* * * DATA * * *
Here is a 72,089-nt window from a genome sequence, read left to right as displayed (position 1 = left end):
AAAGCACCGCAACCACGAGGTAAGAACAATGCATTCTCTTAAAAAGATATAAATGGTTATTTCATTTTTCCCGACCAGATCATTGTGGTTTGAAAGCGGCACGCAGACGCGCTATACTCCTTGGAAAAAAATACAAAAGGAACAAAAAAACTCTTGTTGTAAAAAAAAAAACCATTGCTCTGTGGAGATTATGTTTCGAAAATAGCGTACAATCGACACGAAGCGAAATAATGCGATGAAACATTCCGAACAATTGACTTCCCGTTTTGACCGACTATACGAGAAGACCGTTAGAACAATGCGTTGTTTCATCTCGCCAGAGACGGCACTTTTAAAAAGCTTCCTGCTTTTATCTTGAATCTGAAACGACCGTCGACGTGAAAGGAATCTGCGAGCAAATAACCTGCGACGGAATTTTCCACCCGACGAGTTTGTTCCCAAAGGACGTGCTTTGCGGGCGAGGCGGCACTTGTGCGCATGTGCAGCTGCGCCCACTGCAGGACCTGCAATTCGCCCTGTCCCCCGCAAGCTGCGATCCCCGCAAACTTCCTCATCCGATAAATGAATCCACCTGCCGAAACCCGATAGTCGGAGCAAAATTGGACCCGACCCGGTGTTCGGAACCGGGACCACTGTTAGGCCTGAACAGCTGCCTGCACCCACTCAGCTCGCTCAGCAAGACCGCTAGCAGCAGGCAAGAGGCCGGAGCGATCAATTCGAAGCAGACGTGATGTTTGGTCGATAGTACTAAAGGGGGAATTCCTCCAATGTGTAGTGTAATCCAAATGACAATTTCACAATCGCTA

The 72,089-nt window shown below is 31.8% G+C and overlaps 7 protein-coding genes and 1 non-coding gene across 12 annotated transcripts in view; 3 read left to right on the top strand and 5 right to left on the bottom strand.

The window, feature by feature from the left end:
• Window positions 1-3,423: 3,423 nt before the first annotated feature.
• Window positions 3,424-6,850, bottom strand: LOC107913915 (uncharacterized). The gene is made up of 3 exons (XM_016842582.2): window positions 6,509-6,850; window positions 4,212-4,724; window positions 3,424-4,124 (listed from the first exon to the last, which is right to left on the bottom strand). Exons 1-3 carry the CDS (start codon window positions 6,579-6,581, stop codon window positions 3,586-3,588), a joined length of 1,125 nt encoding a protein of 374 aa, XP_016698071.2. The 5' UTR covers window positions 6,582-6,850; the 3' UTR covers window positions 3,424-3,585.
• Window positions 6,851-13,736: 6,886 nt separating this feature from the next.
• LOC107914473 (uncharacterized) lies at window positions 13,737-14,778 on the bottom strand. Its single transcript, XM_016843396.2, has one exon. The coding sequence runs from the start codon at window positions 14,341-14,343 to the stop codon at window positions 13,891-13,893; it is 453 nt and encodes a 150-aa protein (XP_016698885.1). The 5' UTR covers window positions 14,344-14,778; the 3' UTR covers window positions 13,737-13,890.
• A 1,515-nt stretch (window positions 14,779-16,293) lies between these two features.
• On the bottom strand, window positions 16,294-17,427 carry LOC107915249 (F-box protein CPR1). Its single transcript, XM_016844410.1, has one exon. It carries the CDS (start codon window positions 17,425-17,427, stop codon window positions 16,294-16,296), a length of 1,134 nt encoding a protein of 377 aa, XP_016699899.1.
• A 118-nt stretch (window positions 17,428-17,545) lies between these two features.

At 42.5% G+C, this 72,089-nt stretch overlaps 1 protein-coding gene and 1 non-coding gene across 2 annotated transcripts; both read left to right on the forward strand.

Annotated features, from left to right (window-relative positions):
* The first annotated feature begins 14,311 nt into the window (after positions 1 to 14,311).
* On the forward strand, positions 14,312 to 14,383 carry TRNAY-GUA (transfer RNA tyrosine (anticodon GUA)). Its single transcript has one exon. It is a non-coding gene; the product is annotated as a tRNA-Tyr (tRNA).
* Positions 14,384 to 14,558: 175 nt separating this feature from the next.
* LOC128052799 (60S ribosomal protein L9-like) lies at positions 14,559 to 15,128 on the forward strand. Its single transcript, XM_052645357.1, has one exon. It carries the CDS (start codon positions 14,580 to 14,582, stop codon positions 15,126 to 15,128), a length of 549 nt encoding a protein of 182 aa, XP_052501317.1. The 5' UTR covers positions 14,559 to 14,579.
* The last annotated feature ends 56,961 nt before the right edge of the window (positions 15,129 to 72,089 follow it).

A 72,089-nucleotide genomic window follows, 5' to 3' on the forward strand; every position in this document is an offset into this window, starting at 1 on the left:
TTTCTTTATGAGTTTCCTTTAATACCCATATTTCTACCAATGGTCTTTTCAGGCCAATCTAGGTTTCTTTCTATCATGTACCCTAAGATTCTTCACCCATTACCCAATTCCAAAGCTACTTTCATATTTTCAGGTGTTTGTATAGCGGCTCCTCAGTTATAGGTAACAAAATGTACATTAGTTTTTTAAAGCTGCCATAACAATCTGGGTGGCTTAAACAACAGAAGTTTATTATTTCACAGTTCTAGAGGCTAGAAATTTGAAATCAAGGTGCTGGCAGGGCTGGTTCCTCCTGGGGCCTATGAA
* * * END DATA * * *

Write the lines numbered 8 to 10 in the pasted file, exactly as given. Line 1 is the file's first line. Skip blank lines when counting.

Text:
• LOC107914473 (uncharacterized) lies at window positions 13,737-14,778 on the bottom strand. Its single transcript, XM_016843396.2, has one exon. The coding sequence runs from the start codon at window positions 14,341-14,343 to the stop codon at window positions 13,891-13,893; it is 453 nt and encodes a 150-aa protein (XP_016698885.1). The 5' UTR covers window positions 14,344-14,778; the 3' UTR covers window positions 13,737-13,890.
• A 1,515-nt stretch (window positions 14,779-16,293) lies between these two features.
• On the bottom strand, window positions 16,294-17,427 carry LOC107915249 (F-box protein CPR1). Its single transcript, XM_016844410.1, has one exon. It carries the CDS (start codon window positions 17,425-17,427, stop codon window positions 16,294-16,296), a length of 1,134 nt encoding a protein of 377 aa, XP_016699899.1.